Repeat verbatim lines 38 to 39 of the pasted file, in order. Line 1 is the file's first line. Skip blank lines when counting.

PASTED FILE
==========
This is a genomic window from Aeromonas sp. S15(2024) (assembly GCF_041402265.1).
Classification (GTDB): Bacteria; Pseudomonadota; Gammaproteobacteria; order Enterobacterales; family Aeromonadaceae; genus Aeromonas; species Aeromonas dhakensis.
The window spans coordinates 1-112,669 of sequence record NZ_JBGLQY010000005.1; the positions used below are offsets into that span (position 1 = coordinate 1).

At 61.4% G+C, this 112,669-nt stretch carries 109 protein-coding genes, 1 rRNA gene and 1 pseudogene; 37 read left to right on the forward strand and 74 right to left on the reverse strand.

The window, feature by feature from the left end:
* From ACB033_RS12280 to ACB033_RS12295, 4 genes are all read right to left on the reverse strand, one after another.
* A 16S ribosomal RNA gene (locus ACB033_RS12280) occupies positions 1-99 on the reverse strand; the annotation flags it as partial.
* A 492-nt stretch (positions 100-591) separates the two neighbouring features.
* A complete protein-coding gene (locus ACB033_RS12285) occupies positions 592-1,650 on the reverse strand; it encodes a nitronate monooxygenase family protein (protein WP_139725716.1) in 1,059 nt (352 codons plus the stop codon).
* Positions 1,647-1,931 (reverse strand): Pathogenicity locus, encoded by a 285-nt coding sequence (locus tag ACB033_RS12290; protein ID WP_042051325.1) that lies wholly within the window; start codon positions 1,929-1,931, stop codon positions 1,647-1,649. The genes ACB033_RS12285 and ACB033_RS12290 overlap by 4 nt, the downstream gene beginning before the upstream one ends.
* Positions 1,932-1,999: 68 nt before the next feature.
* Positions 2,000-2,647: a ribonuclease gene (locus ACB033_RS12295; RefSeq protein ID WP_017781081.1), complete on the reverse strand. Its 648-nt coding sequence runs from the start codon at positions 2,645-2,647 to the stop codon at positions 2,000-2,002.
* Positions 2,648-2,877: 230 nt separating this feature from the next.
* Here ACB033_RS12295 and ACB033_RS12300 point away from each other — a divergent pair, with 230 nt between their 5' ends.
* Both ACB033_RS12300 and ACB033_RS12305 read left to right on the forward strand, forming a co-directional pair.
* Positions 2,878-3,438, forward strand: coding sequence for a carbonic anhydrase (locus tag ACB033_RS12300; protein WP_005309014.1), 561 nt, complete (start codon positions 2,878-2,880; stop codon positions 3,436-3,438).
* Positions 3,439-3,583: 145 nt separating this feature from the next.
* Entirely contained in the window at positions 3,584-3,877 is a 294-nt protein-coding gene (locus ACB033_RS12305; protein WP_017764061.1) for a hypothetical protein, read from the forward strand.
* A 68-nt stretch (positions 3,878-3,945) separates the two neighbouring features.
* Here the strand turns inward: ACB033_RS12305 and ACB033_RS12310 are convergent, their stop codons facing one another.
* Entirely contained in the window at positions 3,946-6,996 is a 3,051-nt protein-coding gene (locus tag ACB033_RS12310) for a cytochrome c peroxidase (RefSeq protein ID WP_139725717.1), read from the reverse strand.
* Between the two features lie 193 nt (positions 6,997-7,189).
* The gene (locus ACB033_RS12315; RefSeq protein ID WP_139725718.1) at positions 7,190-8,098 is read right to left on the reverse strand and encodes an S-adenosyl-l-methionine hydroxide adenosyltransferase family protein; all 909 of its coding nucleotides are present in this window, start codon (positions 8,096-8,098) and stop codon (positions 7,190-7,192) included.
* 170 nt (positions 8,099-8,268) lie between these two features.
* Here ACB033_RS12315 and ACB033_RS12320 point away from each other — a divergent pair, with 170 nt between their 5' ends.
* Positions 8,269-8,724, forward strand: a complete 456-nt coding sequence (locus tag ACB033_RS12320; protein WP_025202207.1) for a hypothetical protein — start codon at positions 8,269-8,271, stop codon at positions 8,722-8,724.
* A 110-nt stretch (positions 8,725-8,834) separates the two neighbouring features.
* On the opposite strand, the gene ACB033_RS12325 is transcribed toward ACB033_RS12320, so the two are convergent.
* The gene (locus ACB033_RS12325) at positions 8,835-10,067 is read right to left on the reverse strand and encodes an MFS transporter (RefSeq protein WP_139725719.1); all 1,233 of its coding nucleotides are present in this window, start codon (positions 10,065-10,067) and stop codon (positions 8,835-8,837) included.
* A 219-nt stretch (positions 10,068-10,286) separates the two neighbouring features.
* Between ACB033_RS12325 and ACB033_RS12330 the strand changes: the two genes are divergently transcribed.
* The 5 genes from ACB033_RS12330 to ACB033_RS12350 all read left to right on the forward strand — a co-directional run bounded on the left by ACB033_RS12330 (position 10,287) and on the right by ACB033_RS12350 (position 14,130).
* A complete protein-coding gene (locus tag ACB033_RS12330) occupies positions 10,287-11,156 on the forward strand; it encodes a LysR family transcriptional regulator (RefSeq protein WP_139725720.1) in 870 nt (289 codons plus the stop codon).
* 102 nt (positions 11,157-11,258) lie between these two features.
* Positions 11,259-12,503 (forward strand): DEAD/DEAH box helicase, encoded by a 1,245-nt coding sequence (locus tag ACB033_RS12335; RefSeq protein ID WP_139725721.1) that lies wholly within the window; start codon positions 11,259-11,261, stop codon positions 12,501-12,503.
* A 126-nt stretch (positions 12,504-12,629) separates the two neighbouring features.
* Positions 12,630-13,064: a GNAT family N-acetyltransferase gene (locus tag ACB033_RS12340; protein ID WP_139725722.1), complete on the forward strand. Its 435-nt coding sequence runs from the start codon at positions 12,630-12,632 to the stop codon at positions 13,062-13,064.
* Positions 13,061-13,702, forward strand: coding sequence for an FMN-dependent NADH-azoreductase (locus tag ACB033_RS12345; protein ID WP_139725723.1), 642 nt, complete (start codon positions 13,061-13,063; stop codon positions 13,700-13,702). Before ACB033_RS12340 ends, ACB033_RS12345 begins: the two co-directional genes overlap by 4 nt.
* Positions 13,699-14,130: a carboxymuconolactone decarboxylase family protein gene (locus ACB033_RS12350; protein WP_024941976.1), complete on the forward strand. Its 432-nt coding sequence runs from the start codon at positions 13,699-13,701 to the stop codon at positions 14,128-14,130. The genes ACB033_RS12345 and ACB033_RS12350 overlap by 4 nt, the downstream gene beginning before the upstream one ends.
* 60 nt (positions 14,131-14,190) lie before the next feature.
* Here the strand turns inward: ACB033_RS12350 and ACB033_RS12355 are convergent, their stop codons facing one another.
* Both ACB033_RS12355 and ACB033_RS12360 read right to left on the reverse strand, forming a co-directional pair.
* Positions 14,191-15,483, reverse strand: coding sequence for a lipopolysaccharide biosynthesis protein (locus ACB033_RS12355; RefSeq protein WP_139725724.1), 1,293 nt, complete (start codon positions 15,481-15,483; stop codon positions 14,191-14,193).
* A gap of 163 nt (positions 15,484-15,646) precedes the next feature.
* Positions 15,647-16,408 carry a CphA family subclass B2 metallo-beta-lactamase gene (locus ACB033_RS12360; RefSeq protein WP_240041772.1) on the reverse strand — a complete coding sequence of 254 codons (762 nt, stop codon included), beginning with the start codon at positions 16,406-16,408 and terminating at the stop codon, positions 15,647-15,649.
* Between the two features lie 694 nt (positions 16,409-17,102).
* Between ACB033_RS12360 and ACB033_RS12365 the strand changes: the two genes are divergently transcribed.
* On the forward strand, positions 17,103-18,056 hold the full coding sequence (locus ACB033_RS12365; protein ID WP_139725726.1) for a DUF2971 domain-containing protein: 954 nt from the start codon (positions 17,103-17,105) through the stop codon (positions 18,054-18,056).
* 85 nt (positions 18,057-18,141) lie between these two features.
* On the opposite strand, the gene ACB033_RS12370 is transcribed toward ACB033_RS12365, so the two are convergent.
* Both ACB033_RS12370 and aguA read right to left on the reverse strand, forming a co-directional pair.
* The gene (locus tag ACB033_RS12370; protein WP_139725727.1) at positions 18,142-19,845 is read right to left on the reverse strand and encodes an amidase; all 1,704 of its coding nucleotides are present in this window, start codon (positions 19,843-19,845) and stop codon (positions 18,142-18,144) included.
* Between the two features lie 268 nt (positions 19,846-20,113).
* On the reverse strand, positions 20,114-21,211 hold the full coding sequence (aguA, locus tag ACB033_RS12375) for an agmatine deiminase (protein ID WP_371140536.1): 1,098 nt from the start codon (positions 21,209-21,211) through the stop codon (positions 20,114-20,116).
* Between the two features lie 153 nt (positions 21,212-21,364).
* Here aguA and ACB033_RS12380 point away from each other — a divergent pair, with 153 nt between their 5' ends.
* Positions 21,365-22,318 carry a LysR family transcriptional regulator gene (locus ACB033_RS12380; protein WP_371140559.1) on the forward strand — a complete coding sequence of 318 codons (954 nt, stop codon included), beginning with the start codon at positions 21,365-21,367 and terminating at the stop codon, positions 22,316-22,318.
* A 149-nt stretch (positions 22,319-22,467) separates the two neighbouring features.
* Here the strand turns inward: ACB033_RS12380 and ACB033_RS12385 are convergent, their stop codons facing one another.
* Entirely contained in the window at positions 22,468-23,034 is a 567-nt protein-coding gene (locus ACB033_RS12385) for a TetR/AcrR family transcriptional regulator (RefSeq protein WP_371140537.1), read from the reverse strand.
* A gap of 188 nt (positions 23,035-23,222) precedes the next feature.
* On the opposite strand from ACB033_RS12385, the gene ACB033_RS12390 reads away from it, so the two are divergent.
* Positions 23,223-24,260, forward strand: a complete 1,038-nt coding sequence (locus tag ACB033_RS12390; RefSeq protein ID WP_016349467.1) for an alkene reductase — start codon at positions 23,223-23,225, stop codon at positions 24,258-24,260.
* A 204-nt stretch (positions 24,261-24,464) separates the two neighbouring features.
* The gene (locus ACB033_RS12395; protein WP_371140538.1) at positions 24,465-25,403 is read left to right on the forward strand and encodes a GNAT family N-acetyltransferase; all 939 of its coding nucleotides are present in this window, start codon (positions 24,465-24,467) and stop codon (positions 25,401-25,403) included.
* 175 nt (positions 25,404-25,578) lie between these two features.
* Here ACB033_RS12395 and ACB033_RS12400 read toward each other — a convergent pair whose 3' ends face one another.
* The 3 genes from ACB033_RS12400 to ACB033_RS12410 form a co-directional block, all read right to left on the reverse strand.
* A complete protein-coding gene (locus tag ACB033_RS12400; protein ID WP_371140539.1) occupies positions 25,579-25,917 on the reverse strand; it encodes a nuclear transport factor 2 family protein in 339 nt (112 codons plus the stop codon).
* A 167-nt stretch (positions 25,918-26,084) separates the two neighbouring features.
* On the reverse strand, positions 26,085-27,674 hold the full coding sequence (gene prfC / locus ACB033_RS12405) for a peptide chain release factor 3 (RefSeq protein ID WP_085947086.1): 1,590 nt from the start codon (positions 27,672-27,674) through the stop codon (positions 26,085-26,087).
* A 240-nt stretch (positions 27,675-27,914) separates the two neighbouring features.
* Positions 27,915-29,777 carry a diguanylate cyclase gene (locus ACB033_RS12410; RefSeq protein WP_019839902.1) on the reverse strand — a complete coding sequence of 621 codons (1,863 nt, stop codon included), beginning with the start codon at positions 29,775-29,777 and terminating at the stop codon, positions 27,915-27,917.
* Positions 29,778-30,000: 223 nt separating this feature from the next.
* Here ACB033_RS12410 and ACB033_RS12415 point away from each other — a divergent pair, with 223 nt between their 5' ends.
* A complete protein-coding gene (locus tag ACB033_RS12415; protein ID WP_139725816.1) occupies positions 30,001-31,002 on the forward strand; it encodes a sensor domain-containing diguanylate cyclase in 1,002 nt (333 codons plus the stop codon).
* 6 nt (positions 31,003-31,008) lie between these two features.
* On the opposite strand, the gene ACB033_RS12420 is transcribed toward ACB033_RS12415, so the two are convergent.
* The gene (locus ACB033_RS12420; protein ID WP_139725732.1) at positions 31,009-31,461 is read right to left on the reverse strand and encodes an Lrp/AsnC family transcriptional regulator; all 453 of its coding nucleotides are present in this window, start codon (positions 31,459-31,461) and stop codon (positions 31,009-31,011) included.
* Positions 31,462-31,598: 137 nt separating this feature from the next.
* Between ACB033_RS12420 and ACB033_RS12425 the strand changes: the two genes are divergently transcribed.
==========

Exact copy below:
* Positions 13,061-13,702, forward strand: coding sequence for an FMN-dependent NADH-azoreductase (locus tag ACB033_RS12345; protein ID WP_139725723.1), 642 nt, complete (start codon positions 13,061-13,063; stop codon positions 13,700-13,702). Before ACB033_RS12340 ends, ACB033_RS12345 begins: the two co-directional genes overlap by 4 nt.
* Positions 13,699-14,130: a carboxymuconolactone decarboxylase family protein gene (locus ACB033_RS12350; protein WP_024941976.1), complete on the forward strand. Its 432-nt coding sequence runs from the start codon at positions 13,699-13,701 to the stop codon at positions 14,128-14,130. The genes ACB033_RS12345 and ACB033_RS12350 overlap by 4 nt, the downstream gene beginning before the upstream one ends.